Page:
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YSU students, faculty, alumni protest Bill Johnson's first day as president

Youngstown State University students, faculty and alumni march across campus to protest the hiring of new university President Bill Johnson on Monday, Jan. 22, 2024.
Ryan Loew
Ideastream Public Media
Youngstown State University students, faculty and alumni march across campus to protest the hiring of new university President Bill Johnson on Monday, Jan. 22, 2024.

New Youngstown State University President Bill Johnson's first day in office Monday was marked by protest, with 50 Youngstown state students, faculty and alumni joining a walkout, marching to the president's campus residence despite the cold weather.

Chanting "YSU, shame on you," the protesters expressed concern about Johnson's background as a Trump-aligned Republican politician (he retired as an Ohio U.S. representative Sunday), and how that will impact the direction of the university. Students and faculty also carried signs protesting cuts YSU had announced earlier in January - prior to Johnson's tenure - with the university saying it was removing several low-enrolled music, arts and geography programs, along with 13 faculty positions in those fields.

Protester Audrey Jobe, a senior majoring in music education, said Johnson is not worth his $410,000 base salary.

"How are we cutting programs and faculty? And yet we somehow manage to have the highest paid president YSU has ever seen, with three new hires that have not existed within the last 10 years," Jobe said.

The university said last week it's hired two of Johnson's former congressional staffers, Sarah Keeler and Maria Bova, to head up YSU's government affairs office, which had been out of operation for 10 years. The university also hired a new executive assistant for Johnson, which is not a new position, said Shannon Tirone, associate vice president for university relations.

She said the hires are needed because YSU was the only public university in Ohio without a staffed government affairs office. She was present at the protest with hot cocoa and donuts outside Tod Hall, at the protest’s starting point, with signs bearing a message from Johnson asking students to reach out to set up a meeting with him.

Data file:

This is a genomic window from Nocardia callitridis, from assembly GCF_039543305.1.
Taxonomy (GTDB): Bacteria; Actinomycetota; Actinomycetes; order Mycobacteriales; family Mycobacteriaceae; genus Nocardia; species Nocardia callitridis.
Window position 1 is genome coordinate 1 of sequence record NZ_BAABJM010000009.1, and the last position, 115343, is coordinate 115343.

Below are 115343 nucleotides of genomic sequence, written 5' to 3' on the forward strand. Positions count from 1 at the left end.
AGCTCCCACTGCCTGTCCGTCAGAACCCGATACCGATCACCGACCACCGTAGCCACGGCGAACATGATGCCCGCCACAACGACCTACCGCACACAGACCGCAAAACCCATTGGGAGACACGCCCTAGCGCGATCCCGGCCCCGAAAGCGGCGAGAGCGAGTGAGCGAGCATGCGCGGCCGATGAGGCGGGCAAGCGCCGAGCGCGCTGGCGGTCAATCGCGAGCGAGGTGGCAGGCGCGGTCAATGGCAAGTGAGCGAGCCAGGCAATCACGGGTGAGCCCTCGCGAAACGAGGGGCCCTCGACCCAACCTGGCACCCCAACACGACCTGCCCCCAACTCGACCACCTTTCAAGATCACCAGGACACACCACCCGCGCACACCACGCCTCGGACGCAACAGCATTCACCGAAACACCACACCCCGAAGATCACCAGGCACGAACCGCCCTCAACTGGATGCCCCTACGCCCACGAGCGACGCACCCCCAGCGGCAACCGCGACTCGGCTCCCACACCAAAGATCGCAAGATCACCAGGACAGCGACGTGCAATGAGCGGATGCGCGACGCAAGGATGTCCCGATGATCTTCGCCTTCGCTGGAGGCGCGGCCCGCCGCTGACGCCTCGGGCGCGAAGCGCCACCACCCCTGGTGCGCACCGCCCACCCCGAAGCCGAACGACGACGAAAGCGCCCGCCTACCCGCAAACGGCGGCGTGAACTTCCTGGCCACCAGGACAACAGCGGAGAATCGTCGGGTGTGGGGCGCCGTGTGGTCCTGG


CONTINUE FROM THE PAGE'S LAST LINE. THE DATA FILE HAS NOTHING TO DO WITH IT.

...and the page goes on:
"It means that everyone loves Youngstown State University and they have a passion for this institution," Tirone said of the protest. "We need that. But we also need to be able to sit down, to have a united voice, to be able to have that conversation, too. And so hopefully individuals reach out to him. Hopefully meetings are set up."

Daniel Catello, a 2014 YSU alum, believes the university’s trustees were "politically motivated," in hiring Johnson.

"The motivations of the trustees and admin are extremely political, but our opposition is not," Catello said. "This fight is not red versus blue. We have seen valley leaders from all sides of the political spectrum speak out against these decisions."

He and other protesters took issue with the secretive process used to hire Johnson - where Johnson was the only candidate announced by the university - along with his lack of experience in higher education. Protesters also bore signs suggesting “dark money” was involved in Johnson’s hiring. Campaign finance records show three trustees had previously donated to Johnson’s campaigns. Catello also worried that more cuts will be on the way to "right-size" the institution under Johnson.

Alicia Prieto Langarica, a distinguished professor of math and statistics at YSU, said she was concerned about how Johnson's hiring will affect the university's treatment of students of color and LGBTQ+ students. Still, she said she was holding out hope that Johnson's promises to listen to students and to support the institution bear themselves out.

"I want to believe that he will work with faculty and staff to help create an atmosphere that allows all of our students to succeed," she said. "I want to believe that he will work with us to recruit more students from a wider geographical area."

Conor Morris is the education reporter for Ideastream Public Media.